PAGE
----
Editor’s note: This was an interview that I conducted on my own (24/11/2017) and have sold to other websites in the past. It is not only readable at Diesel Gym London’s website, and will remain so for the foreseeable future. This was conducted after what is currently Tarec’s last fight as a professional.
Tarec Saffiedine is a pioneer of mixed martial arts in Belgium. Coming from humble beginnings, doing everything he could to find competition, to taking a huge risk and moving to America to pursue his dream. This is the only English-language interview of Tarec Saffiedine telling his story:
Andrew: Thank you for agreeing to do this! Your UFC website profile, says you were inspired to take up MMA because of one of your favourite manga series, is that true?
Tarec: You are very welcome. Yes, it’s part of it. I started taekwondo at the end of 2002, then I discovered the manga TOUGH, which talks about MMA and that’s how I switched from taekwondo to Shihaishinkai Karate, which is a form of martial art close to MMA.
Andrew: So, what are the rules of Shihaishinkai compared to other karate styles?
Tarec: The basics of shihaishinkai are really close to Kyokushinkai Karate, but we also trained in Muay Thai, boxing, judo and grappling. I used to compete in Muay Thai then the week after I would o a grappling tournament in Holland, then to a Karate tournament in France the week after.
Andrew: Because you spent your early career in Belgium, you got to take on people from both borders?
Tarec: Yes, I used to travel everywhere. Belgium didn’t offer much in terms of competition back in the day, I had to go to France, Holland, England, Finland, Germany and also different places in Belgium to get a good quality tournament. Lots of driving and waking up early in the morning but it was worth it.
Andrew: That’s the part of being a fighter the fans of ten miss – when you’re just starting out it can be tough to even get a fight.
Tarec: Tell me about it.
Andrew: So, TOUGH was sort of like your Rocky.
Tarec: Yeah, kind of. The story of the books hero was inspiring to me, the martial art way, the way he learned from his father etc. I was replicating the technique of the books. I still have the manga in my book shelf haha. That’s not the entire story of why I started, it just fired the desire to start.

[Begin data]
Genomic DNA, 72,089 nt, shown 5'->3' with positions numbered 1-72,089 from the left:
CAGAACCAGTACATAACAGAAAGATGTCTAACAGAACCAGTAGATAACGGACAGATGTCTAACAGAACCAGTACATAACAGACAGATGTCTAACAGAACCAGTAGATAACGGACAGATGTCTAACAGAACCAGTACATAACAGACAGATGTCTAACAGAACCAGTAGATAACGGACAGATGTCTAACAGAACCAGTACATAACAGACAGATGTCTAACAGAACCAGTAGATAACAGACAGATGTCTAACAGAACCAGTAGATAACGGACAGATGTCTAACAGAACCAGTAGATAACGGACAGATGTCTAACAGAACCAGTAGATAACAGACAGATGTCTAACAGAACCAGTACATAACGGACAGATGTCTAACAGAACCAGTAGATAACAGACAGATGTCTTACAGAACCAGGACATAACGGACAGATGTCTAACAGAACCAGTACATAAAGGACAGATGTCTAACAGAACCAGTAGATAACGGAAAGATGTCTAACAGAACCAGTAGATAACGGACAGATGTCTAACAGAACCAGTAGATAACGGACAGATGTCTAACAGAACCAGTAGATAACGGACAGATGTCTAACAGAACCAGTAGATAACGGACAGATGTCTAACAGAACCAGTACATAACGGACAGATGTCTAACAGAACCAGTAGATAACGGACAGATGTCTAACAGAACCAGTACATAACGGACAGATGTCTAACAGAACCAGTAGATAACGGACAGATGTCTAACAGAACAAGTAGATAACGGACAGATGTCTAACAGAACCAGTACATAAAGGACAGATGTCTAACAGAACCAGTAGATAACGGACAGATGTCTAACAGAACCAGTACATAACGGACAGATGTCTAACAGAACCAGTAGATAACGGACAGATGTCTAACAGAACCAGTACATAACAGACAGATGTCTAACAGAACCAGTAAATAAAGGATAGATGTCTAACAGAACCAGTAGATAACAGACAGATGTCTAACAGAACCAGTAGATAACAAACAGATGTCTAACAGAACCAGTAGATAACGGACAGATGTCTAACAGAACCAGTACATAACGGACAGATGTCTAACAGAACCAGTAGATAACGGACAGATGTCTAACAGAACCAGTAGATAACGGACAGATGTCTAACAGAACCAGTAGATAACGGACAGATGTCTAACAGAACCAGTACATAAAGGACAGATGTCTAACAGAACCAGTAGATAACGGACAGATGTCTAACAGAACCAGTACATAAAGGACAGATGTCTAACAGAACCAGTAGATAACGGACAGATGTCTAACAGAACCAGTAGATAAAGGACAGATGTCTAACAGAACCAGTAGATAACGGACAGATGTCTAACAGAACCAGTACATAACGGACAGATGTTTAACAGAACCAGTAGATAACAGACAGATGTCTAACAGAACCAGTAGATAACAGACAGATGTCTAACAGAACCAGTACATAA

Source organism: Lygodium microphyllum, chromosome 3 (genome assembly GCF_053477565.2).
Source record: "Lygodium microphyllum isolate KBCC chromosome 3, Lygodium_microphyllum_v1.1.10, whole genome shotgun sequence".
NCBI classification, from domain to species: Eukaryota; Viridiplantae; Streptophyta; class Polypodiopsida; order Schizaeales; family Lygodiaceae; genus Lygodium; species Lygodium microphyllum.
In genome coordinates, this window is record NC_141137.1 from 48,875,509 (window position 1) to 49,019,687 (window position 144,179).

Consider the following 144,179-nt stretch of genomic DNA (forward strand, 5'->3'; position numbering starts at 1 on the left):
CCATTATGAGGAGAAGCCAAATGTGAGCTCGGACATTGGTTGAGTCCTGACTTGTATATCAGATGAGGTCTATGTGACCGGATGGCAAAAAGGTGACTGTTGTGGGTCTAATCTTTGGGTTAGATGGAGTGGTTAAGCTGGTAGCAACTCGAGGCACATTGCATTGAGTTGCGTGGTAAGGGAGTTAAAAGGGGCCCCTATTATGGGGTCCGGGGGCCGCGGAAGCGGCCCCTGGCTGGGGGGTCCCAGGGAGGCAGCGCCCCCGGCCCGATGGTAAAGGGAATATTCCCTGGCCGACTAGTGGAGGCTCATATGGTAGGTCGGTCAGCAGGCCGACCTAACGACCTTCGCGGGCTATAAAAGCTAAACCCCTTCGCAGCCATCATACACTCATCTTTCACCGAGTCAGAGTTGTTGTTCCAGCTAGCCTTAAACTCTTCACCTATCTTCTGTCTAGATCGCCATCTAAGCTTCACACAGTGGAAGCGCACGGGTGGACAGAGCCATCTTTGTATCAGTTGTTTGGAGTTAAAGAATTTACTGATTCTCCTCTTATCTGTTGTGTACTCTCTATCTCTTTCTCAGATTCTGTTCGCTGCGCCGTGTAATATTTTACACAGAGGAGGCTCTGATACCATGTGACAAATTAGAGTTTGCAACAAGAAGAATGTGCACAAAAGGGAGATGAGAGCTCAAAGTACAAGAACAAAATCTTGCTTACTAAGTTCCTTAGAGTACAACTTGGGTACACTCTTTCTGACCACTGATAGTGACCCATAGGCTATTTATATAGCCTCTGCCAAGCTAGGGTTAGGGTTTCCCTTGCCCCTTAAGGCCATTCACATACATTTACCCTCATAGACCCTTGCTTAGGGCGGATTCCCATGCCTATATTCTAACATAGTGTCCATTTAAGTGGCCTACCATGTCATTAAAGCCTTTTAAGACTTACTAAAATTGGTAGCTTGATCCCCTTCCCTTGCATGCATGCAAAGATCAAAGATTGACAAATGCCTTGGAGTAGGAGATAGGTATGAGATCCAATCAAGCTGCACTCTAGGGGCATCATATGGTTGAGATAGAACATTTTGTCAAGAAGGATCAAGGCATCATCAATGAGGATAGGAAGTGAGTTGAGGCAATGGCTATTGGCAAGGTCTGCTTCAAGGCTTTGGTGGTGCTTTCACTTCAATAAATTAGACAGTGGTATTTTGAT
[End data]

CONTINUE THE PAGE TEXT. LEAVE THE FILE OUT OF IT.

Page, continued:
Andrew: As much as I’m a big comic and manga fan, I’d really like to know the rest of the story.
Tarec: When I discovered the manga, at the end of each volume there is an bio of a famous fighter like Rickson (Gracie) or (Enson) Inoue etc… and I started watching their fights online. One friend used to train too, and he invited my to train at the gym at our high school. We would put some mats on the floor and beat each other up every day after school. I twas fun but we only learned from video and didn’t have trainers at that time. So I looked for a trainer and found shihaishinkai, after I fed up of Taekwondo, because there were no tournaments for it in Belgium.
I grew up playing different sport. I started judo ay 4 years old but I hated it, so I stopped after few weeks. I wasn’t a trouble maker, I had my share of bullying in high school which also motivated me to learn how to defend myself and be more confident
Andrew: I was the same, a lot of people expect fighters to be mean – and don’t realise they became fighters to protect themselves.
Tarec: I think for me it was everything together at the same time, from being bully, willing to defend myself and also discovering the manga. everything happened at the same time kind of.
Andrew: It clearly worked out for you, first Belgian to fight in the UFC.
Tarec: Yes, it was my goal when I left for the US.
Andrew: Can you tell me more about that? You literally made history.
Tarec: When I started training, that’s all I could think about, even in high school. I would go straight to the gym and train for hours. I would compete as much as I could, but Belgium and MMA don’t fit together. There were no fights or opportunities in 2005-2006 like there is today. So after my first pro fight in 2007, I thought either I do this as a hobby and find a job, or I take a chance and try to make it to the US where the competition is.
Andrew: That’s a huge risk for a young man to take.
Tarec: There were more opportunities there, so that’s what I did. When I left I had 2 goals, become the 1st Belgium to become a world champion, and the first Belgian to go to the UFC. I was young and I was sleeping, breathing, training and fighting. I didn’t care about anything else so when the opportunity presented itself to go train in the US, I didn’t think twice.